The performance was watched by a large audience, including many English musicians before they became famous, including Boy George, Adam Ant, Mick Jones of the Clash, Gary Kemp of Spandau Ballet,[23] Morrissey and Johnny Marr of the Smiths, Siouxsie Sioux of Siouxsie and the Banshees, John Taylor and Nick Rhodes of Duran Duran,[34] Dave Gahan of Depeche Mode, and Noel Gallagher of Oasis.[18] Many musicians and groups have recalled seeing the performance and reflected on how it affected their lives. The English gothic rock band Bauhaus recalled that seeing Bowie's performance on Top of the Pops was "a significant and profound turning point in their lives". The band thereafter idolised Bowie and subsequently covered "Ziggy Stardust" in 1982.[35] Reflecting on Bowie's impact on music in 2003, Robert Smith of the Cure said: "He was blatantly different, and everyone of my age remembers the time he played 'Starman' on Top of the Pops."[36] Bono of the Irish rock band U2 told Rolling Stone in 2010: "The first time I saw [Bowie] was singing 'Starman' on television. It was like a creature falling from the sky. Americans put a man on the moon. We had our own British guy from space – with an Irish mother."[18] English singer-songwriter Gary Numan, who saw the performance when he was 15 years old, said: "I think it stands as one of the pivotal moments of modern music, or, if not music, certainly a pivotal moment in show business. It must have taken extraordinary courage and/or a monumental amount of self-belief. To say it stood out is an epic understatement. Even as a hardcore T. Rex fan I knew it was special."[29] Ian McCulloch of the English rock band Echo & the Bunnymen said in 2007: "As soon as I heard 'Starman' and saw him on Top of the Pops, I was hooked. I seem to remember me being the first to say it, and then there was a host of other people saying how the Top of the Pops performance changed their lives."[23] Elton John said: "It was so different, it was like Wow. No one had ever seen anything like that before".[37]

The Top of the Pops performance was included on the DVD version of Best of Bowie in 2002. In addition to the TV performances, Bowie played the song for radio listeners on the BBC's Johnny Walker Lunchtime Show on 22 May 1972. This performance was broadcast in early June 1972 and eventually released on Bowie at the Beeb in 2000.[38]

Critical reception[edit]

Ian Fortnam of Classic Rock, when ranking every track on the album, placed "Starman" at number two, behind "Rock 'n' Roll Suicide", writing that there are several things an octave leap can do: one can "guarantee" a hit, one can elicit an emotional response in listeners, but most importantly, when used the right way, can launch a career. While he calls Judy Garland's leap in "Over the Rainbow" the greatest octave leap of all time, Bowie's use of one on both "Starman" and "Life on Mars?" both launched his career.[39] Mojo magazine listed it as Bowie's third best track in 2015, behind "'Heroes'" and "Life on Mars?.[40] In 2018, the writers of NME listed "Starman" as Bowie's 15th greatest song.[41] In a list of Bowie's 50 greatest songs, Alexis Petridis of The Guardian ranked the song 11th, calling it "a series of compelling musical steals" – mentioning the likes of T. Rex, "Over the Rainbow" and "Melting Pot" by Blue Mink –  and "a brash announcement of Bowie’s commercial rebirth."[42] In a 2016 list ranking every Bowie single from worst to best, Ultimate Classic Rock placed "Starman" at number 17.[43]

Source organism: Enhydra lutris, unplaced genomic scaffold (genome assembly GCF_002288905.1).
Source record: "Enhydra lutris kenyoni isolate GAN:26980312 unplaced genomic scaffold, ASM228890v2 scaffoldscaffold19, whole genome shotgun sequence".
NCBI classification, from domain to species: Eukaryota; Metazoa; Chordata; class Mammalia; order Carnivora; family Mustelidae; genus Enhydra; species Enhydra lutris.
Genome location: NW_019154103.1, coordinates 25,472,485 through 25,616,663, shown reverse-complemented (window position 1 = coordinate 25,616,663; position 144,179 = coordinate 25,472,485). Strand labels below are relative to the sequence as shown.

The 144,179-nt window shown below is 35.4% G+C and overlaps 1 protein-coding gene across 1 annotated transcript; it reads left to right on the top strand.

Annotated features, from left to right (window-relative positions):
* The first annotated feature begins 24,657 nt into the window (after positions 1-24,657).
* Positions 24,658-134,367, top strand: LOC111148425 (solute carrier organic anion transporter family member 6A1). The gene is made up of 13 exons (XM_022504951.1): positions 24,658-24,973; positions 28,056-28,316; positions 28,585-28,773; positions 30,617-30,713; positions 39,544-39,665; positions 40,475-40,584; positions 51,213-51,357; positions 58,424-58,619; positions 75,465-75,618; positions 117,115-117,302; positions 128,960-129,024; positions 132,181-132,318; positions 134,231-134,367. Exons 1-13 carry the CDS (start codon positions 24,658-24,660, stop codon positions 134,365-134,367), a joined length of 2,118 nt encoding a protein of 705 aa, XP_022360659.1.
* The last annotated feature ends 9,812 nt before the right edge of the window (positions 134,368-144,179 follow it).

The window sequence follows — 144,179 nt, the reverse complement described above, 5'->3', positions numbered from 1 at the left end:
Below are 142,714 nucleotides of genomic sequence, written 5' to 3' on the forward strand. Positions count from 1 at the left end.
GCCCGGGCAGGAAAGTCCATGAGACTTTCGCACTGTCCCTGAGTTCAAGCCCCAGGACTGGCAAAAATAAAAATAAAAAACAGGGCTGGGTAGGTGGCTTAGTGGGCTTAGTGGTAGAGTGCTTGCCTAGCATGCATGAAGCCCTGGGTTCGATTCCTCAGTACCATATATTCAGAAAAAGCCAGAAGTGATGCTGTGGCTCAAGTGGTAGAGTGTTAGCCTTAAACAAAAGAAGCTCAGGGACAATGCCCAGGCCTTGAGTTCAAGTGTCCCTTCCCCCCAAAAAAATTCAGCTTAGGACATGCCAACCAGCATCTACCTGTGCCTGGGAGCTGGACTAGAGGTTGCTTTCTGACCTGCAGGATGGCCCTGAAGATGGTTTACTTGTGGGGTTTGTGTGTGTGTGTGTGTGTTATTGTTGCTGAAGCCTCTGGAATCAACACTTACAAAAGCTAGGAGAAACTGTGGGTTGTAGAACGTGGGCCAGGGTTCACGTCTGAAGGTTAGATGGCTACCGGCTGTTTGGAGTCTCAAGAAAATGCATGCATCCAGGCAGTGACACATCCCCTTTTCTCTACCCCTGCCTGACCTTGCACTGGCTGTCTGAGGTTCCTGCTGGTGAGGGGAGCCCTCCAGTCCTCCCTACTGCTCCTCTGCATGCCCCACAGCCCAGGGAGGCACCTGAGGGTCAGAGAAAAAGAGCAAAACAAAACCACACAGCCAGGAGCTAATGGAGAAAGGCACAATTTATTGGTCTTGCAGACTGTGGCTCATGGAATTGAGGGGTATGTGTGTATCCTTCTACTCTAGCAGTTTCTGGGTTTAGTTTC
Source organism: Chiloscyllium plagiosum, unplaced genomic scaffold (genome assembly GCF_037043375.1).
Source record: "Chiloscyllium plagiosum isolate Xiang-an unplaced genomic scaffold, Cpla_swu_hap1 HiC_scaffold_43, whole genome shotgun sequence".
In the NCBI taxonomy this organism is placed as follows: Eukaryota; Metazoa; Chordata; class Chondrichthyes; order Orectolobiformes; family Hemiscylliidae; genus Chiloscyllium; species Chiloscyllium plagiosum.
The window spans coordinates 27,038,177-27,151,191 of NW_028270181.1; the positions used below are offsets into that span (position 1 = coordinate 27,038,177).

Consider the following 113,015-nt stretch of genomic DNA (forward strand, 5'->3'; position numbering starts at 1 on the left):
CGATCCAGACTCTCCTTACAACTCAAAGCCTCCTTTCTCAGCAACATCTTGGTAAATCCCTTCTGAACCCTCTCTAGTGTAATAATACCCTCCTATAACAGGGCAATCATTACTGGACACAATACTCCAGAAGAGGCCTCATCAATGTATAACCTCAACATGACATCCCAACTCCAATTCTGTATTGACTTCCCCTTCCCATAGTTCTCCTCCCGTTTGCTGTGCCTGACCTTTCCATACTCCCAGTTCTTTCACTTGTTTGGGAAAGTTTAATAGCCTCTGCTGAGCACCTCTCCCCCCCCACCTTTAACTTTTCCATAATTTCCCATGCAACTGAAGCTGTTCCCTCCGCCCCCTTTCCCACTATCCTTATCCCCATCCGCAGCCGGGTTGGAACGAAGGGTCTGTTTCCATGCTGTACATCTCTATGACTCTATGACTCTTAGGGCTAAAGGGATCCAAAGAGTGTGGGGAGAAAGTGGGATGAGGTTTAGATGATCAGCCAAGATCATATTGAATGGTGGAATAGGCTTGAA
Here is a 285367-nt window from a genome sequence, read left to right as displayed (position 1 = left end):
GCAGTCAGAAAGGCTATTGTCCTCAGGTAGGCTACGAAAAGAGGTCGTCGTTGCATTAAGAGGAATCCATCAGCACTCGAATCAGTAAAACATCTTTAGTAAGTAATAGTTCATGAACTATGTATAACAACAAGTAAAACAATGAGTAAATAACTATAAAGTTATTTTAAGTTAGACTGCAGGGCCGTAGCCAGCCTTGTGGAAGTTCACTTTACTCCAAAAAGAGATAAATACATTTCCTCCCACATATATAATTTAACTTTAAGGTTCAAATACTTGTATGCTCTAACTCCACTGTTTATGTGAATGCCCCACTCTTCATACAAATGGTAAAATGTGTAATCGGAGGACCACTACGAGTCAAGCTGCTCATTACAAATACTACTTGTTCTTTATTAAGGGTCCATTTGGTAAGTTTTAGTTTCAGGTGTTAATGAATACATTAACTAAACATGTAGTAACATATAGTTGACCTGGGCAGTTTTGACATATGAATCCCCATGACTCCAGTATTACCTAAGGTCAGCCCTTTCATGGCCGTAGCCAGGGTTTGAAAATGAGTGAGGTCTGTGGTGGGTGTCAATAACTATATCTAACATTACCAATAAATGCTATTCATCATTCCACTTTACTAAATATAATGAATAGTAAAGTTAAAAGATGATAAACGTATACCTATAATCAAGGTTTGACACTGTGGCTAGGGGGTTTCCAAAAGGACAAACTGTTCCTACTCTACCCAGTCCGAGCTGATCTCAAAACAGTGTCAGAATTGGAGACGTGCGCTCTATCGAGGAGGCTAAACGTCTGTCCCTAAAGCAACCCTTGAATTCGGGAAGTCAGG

In February 1999, Q magazine listed the single as one of the 100 greatest singles of all time, as voted by readers.[44]

Charts and certifications[edit]


According to biographers Kevin Cann and Chris O'Leary:[62][12]

Other releases[edit]

In popular culture[edit]

TV and film[edit]

  • The song appears over the end credits of the 2019 film Troop Zero.
  • The song appears in the ninth episode of the third season of the series The Crown and plays over the ending credits.[63]
  • The song was featured in the 2015 film The Martian and appears on its soundtrack album.[64]
  • The song is featured in the first teaser trailer for the 2022 Disney/Pixar animated feature film Lightyear.[65]
  • The song appears in the first episode of the miniseries Pistol and is sung by two main characters.[66]
  • The song was featured in the 2022 murder mystery film Glass Onion, along with fellow album track "Star".[67]
  • The song was used at the end of the last episode of season 1 of the series 1899.



  • Writer James Robinson's 1994 comic book series Starman featured a story about an alien named Mikaal Tomas, who went by the alias of Starman while living on Earth. In the opening scene of the tale, Mikaal claims that the people of Earth gave him the name due to the similarities between his own life and Bowie's song.[70]
  • 2016 U.S. Presidential candidate Bernie Sanders used the song prominently throughout his campaign.[71]
  • The mannequin in Elon Musk's Tesla Roadster which was launched into orbit around the Sun during the maiden test flight of the Falcon Heavy rocket is named "Starman" after the song.[72]


  1. ^ According to Pegg, the German single was even shorter than the US single, with a length of 3:58, while the Spanish single was titled "El Hombre Estrella".[14]